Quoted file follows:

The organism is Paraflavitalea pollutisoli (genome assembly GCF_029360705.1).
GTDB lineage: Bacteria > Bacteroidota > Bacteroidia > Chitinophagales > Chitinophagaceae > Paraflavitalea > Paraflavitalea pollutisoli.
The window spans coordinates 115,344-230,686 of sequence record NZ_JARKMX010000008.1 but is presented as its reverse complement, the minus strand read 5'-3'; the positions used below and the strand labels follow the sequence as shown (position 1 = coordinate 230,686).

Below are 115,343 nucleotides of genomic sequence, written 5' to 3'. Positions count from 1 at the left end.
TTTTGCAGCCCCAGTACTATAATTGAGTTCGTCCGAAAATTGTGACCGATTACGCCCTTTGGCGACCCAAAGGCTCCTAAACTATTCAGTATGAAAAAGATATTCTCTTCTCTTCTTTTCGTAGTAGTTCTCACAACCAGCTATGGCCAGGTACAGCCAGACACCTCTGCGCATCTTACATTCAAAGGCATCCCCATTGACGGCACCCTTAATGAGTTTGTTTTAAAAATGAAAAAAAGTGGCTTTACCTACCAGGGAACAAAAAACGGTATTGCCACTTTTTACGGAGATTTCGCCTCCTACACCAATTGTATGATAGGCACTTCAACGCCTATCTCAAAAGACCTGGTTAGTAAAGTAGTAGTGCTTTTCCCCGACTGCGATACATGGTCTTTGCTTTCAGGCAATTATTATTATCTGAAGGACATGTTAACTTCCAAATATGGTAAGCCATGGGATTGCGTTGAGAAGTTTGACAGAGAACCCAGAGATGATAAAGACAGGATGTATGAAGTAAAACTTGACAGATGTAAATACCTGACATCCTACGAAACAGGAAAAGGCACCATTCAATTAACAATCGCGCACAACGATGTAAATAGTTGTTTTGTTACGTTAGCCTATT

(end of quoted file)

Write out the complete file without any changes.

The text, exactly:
The organism is Paraflavitalea pollutisoli (genome assembly GCF_029360705.1).
GTDB lineage: Bacteria > Bacteroidota > Bacteroidia > Chitinophagales > Chitinophagaceae > Paraflavitalea > Paraflavitalea pollutisoli.
The window spans coordinates 115,344-230,686 of sequence record NZ_JARKMX010000008.1 but is presented as its reverse complement, the minus strand read 5'-3'; the positions used below and the strand labels follow the sequence as shown (position 1 = coordinate 230,686).

Below are 115,343 nucleotides of genomic sequence, written 5' to 3'. Positions count from 1 at the left end.
TTTTGCAGCCCCAGTACTATAATTGAGTTCGTCCGAAAATTGTGACCGATTACGCCCTTTGGCGACCCAAAGGCTCCTAAACTATTCAGTATGAAAAAGATATTCTCTTCTCTTCTTTTCGTAGTAGTTCTCACAACCAGCTATGGCCAGGTACAGCCAGACACCTCTGCGCATCTTACATTCAAAGGCATCCCCATTGACGGCACCCTTAATGAGTTTGTTTTAAAAATGAAAAAAAGTGGCTTTACCTACCAGGGAACAAAAAACGGTATTGCCACTTTTTACGGAGATTTCGCCTCCTACACCAATTGTATGATAGGCACTTCAACGCCTATCTCAAAAGACCTGGTTAGTAAAGTAGTAGTGCTTTTCCCCGACTGCGATACATGGTCTTTGCTTTCAGGCAATTATTATTATCTGAAGGACATGTTAACTTCCAAATATGGTAAGCCATGGGATTGCGTTGAGAAGTTTGACAGAGAACCCAGAGATGATAAAGACAGGATGTATGAAGTAAAACTTGACAGATGTAAATACCTGACATCCTACGAAACAGGAAAAGGCACCATTCAATTAACAATCGCGCACAACGATGTAAATAGTTGTTTTGTTACGTTAGCCTATT